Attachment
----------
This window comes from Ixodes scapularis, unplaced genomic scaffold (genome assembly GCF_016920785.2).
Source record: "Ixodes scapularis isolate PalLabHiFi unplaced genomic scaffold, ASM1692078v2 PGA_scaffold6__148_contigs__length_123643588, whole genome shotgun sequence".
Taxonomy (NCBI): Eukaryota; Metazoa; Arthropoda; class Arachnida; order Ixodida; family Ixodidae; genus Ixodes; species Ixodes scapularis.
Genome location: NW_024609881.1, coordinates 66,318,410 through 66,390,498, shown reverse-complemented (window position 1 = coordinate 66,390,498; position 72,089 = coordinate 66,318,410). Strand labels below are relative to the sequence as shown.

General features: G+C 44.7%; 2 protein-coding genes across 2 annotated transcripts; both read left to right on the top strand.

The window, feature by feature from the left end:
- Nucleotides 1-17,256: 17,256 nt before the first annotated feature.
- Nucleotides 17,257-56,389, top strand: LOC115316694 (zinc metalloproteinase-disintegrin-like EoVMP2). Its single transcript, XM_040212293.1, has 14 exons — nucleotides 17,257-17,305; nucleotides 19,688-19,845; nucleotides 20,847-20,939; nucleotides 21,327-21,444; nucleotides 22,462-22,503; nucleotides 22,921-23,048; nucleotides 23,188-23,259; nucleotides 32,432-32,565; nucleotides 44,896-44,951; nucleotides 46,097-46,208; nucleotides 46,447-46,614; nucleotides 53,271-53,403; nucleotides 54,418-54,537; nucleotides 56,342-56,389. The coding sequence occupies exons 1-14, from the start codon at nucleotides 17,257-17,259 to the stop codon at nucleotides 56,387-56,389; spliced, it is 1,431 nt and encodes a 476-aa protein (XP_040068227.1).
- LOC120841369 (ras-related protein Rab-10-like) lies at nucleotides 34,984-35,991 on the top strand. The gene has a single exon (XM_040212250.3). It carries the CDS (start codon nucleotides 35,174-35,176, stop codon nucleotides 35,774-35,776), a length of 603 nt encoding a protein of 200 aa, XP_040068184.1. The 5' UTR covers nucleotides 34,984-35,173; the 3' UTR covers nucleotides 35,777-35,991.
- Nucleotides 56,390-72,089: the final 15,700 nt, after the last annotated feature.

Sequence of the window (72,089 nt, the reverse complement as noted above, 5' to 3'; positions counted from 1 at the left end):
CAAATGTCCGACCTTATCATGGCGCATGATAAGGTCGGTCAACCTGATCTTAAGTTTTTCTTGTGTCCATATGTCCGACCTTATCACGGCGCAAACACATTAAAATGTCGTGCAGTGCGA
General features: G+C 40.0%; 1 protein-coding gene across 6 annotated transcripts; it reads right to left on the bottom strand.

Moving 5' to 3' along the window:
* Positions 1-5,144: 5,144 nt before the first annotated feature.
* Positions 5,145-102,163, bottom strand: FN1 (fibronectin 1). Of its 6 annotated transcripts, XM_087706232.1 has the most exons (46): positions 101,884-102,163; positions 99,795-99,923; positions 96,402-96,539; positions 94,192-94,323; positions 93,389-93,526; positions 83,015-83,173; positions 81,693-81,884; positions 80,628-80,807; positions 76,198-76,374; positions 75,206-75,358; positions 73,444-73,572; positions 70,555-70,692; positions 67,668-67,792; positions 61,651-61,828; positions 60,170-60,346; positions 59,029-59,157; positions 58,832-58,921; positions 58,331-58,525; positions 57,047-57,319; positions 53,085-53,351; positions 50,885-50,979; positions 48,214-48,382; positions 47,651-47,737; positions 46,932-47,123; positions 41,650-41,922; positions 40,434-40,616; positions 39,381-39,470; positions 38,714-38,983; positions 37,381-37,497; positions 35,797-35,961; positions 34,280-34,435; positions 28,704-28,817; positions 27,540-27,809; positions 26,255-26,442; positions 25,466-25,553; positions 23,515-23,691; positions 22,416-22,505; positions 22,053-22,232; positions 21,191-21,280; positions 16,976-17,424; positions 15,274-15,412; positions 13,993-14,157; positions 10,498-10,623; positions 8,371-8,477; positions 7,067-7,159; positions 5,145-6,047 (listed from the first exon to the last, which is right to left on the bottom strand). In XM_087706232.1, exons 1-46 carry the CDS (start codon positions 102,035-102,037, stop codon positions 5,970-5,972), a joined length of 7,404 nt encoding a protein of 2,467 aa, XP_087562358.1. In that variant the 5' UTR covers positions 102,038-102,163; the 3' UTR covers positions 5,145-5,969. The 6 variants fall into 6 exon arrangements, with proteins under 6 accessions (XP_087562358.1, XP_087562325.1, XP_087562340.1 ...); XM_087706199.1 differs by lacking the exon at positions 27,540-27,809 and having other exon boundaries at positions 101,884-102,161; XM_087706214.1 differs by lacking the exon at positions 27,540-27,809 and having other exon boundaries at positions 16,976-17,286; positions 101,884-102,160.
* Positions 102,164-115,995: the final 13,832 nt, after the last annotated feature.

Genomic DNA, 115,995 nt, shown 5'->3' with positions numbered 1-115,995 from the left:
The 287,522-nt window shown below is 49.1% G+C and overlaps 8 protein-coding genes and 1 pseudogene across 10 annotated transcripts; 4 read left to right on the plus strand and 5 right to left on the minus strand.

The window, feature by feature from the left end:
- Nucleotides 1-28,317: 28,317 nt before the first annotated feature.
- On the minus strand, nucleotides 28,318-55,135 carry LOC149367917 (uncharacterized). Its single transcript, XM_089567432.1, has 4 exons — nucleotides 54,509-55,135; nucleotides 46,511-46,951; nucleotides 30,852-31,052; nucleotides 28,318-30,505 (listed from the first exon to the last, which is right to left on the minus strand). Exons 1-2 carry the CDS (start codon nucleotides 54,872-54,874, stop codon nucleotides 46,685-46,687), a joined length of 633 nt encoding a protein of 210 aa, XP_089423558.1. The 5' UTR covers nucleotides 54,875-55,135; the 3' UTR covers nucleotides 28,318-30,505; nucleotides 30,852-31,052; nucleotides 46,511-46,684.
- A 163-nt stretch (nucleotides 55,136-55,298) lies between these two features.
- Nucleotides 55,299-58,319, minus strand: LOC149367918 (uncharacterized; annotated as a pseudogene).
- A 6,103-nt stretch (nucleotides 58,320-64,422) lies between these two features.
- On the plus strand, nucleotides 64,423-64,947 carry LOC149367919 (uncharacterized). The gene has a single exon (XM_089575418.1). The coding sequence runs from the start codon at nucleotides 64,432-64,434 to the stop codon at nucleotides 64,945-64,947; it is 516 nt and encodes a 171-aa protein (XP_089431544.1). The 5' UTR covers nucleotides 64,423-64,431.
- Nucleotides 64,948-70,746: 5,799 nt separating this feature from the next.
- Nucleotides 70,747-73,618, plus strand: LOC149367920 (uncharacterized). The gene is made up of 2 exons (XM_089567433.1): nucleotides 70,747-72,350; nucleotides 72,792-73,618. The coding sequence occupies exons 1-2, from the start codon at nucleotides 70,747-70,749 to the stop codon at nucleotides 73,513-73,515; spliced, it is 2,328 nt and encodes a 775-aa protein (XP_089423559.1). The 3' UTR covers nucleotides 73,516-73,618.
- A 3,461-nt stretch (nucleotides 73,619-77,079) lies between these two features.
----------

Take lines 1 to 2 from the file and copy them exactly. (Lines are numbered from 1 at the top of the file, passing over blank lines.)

This window comes from Ixodes scapularis, unplaced genomic scaffold (genome assembly GCF_016920785.2).
Source record: "Ixodes scapularis isolate PalLabHiFi unplaced genomic scaffold, ASM1692078v2 PGA_scaffold6__148_contigs__length_123643588, whole genome shotgun sequence".